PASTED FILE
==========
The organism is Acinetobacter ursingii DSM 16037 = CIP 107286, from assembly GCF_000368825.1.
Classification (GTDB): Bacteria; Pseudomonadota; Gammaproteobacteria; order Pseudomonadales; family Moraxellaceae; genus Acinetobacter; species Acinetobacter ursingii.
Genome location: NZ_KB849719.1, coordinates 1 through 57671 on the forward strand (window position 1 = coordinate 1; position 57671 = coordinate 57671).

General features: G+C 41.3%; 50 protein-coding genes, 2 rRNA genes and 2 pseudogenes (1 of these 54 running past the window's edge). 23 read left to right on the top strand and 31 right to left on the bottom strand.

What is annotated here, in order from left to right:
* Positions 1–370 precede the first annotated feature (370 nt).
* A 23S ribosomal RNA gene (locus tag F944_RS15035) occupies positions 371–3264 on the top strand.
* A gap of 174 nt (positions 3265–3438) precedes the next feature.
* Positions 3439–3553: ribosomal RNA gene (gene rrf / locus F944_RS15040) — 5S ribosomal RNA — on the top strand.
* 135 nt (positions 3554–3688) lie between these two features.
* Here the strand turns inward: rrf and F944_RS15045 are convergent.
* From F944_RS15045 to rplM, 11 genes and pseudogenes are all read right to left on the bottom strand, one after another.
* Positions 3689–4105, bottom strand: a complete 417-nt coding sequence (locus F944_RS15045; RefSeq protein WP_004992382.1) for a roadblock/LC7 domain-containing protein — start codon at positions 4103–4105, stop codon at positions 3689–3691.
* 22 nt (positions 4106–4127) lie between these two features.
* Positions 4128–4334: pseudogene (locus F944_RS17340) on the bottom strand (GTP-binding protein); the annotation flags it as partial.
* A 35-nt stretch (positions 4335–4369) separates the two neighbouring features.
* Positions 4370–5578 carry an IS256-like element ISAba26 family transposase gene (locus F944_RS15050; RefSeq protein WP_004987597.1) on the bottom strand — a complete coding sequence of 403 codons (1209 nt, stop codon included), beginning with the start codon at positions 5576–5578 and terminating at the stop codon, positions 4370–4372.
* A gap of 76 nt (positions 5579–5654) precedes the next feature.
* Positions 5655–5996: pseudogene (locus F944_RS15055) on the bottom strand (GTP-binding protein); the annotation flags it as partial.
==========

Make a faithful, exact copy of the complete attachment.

The organism is Acinetobacter ursingii DSM 16037 = CIP 107286, from assembly GCF_000368825.1.
Classification (GTDB): Bacteria; Pseudomonadota; Gammaproteobacteria; order Pseudomonadales; family Moraxellaceae; genus Acinetobacter; species Acinetobacter ursingii.
Genome location: NZ_KB849719.1, coordinates 1 through 57671 on the forward strand (window position 1 = coordinate 1; position 57671 = coordinate 57671).

General features: G+C 41.3%; 50 protein-coding genes, 2 rRNA genes and 2 pseudogenes (1 of these 54 running past the window's edge). 23 read left to right on the top strand and 31 right to left on the bottom strand.

What is annotated here, in order from left to right:
* Positions 1–370 precede the first annotated feature (370 nt).
* A 23S ribosomal RNA gene (locus tag F944_RS15035) occupies positions 371–3264 on the top strand.
* A gap of 174 nt (positions 3265–3438) precedes the next feature.
* Positions 3439–3553: ribosomal RNA gene (gene rrf / locus F944_RS15040) — 5S ribosomal RNA — on the top strand.
* 135 nt (positions 3554–3688) lie between these two features.
* Here the strand turns inward: rrf and F944_RS15045 are convergent.
* From F944_RS15045 to rplM, 11 genes and pseudogenes are all read right to left on the bottom strand, one after another.
* Positions 3689–4105, bottom strand: a complete 417-nt coding sequence (locus F944_RS15045; RefSeq protein WP_004992382.1) for a roadblock/LC7 domain-containing protein — start codon at positions 4103–4105, stop codon at positions 3689–3691.
* 22 nt (positions 4106–4127) lie between these two features.
* Positions 4128–4334: pseudogene (locus F944_RS17340) on the bottom strand (GTP-binding protein); the annotation flags it as partial.
* A 35-nt stretch (positions 4335–4369) separates the two neighbouring features.
* Positions 4370–5578 carry an IS256-like element ISAba26 family transposase gene (locus F944_RS15050; RefSeq protein WP_004987597.1) on the bottom strand — a complete coding sequence of 403 codons (1209 nt, stop codon included), beginning with the start codon at positions 5576–5578 and terminating at the stop codon, positions 4370–4372.
* A gap of 76 nt (positions 5579–5654) precedes the next feature.
* Positions 5655–5996: pseudogene (locus F944_RS15055) on the bottom strand (GTP-binding protein); the annotation flags it as partial.